A government body Panamin, was set up in 1965 to look after the interests of the minority peoples scattered about the north and south of the archipelago. About 60 tribal groups in the Philippines exist and still practice their traditional customs. These non-Muslim minorities amount to some 2 million people. The minority peoples can be classified according to their economic activities. They are located mostly in the areas of Central and Northern Luzon, Mindoro, Palawan, Western Mindanao and Sulu Islands. Some communities live by hunting and food-gathering, others by farming, either of slash-and-burn type or on irrigated terraces.
The Negritos also known as Aetas and Agtas can be described as physically small and usually short in stature, dark-skinned, spiral-haired and broad nosed. They have isolated themselves and driven away successive newcomers to the areas they occupy mostly in the highest and most inaccessible parts of the country, the Sierra Madre, Apayao, Zambales, eastern central Luzon, Surigao, northern Negros, eastern Panay. They number between 20,000 and 30,000, and are still living in the Paleolithic period. Some draw their whole subsistence from the forest, wandering about in the quest for food. Others obtain employment in timber-felling, or go down to work in the plains in exchange for such commodities as tobacco, salt, tools, rice and metal articles; in such cases they tend to speak the language of their neighbours and abandon their own. They live in groups of three or four families under the leadership of the oldest man, marrying either within or outside the group. They frequently adorn themselves with ornamental scars, and file and blacken their teeth. They respect the spirits which control nature and seek to avoid offending them, appeasing good spirits and warding off evil ones by gifts, dances, herbs and talismans.
Tribes like the Sulods, Bukidnons, Subanuns, Manobos, Tirurays, Bilaans, Mandayas, Mangyans, and Tagakaolos, still practise slash-and-burn farming. As a rule the same land is used for only two consecutive years, rice being sown on the first year and vegetables on the second. These communities thus move about from place to place, living in groups of some fifteen families on average. The Apayao, Bontoc, Ifugao, Ibaloy, Kalinga, Kankanai or Tinguian are tribes from the Central Cordillera. These tribes practise irrigated rice-farming and have a more highly stratified society, reflecting the wealth represented by rice.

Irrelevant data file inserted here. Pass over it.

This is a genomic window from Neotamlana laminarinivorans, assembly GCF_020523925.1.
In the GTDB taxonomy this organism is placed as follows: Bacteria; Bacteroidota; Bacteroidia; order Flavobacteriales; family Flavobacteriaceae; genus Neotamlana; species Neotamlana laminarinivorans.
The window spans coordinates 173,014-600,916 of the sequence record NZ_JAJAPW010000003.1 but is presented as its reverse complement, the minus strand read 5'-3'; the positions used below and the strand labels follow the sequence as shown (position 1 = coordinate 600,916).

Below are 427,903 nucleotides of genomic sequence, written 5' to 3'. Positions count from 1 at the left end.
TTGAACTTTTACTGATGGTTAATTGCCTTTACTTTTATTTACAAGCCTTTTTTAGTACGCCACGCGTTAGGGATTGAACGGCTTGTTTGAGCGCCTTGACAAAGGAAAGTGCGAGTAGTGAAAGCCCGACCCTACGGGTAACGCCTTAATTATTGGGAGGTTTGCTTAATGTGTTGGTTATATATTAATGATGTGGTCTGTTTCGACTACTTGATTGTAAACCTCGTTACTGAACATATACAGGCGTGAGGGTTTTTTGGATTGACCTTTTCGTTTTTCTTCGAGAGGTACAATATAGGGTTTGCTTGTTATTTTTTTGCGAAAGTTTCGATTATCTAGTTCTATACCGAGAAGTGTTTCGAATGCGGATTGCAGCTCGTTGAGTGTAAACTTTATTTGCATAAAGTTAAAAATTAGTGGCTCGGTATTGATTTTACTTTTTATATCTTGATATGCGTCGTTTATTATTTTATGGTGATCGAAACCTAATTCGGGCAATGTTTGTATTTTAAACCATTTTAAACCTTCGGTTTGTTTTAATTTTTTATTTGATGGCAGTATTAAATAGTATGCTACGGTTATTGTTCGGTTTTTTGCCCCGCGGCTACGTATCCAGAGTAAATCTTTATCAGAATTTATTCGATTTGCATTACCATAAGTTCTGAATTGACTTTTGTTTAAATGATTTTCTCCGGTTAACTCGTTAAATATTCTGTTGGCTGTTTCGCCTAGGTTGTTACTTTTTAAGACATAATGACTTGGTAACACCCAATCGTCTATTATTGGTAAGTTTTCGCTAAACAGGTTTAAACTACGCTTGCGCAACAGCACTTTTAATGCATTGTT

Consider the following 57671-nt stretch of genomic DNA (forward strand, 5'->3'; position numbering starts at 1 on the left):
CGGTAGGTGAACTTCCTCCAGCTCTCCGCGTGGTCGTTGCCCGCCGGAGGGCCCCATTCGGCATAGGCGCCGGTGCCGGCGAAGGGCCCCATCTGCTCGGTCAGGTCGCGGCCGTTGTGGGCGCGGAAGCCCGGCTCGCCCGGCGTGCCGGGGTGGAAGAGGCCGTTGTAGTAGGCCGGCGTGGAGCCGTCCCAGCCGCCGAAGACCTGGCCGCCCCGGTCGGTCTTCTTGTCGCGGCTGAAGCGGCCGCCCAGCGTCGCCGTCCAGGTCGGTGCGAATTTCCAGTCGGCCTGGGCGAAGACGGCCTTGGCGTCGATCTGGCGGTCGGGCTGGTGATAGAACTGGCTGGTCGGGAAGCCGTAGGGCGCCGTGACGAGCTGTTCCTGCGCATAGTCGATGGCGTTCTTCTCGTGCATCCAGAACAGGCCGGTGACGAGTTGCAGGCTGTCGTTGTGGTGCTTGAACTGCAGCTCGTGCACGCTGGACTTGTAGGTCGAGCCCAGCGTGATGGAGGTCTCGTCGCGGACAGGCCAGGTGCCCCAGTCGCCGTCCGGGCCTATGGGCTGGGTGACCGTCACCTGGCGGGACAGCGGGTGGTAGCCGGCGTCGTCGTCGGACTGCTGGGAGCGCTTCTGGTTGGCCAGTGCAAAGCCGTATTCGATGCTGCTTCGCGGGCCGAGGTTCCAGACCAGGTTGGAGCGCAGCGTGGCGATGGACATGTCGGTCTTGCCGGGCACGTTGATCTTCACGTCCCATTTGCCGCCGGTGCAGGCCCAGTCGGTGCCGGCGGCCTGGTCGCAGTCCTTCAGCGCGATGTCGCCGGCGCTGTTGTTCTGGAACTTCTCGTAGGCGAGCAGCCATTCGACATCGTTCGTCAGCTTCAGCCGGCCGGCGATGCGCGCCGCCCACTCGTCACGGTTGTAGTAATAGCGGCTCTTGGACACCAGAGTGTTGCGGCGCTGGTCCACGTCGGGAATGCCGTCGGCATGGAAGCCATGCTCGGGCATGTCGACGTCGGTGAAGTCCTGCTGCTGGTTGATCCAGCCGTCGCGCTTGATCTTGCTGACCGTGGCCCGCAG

Much interest was aroused in 1971 by the discovery of a small community of some twenty people in South Cotabato. The Tasadays live in caves and depend on wild tubers and small animals for food. A section of the Philippine Village Museum in Manila gives recognition to this tribe.
More recently (1978) another community of troglodytes was discovered, only slightly larger, the Tau’t Batus living in caves on the extinct volcano of Ransang on the island of Palawan. They are ignorant of agriculture, animal husbandry and the crafts of pottery and weaving, but are able to make fire; their food consists of crabs, frogs, larvae, insects, tubers, wild yams, etc.
The T’boli tribe of South Mindanao is known for their colorful body ornaments consisting of earrings, lush necklaces and handcrafted bracelets. They are one of those tribes that have maintained and evolved artistically rich cultural practices evidently shown in their musical performances.
The Badjaos or sea gypsies are much more difficult to classify. At present they are gradually taking up settled life in southern Sulu and are adopting the Islamic faith, although they are not recognised as Muslims by their neighbours the Samals, still less by the Tausugs.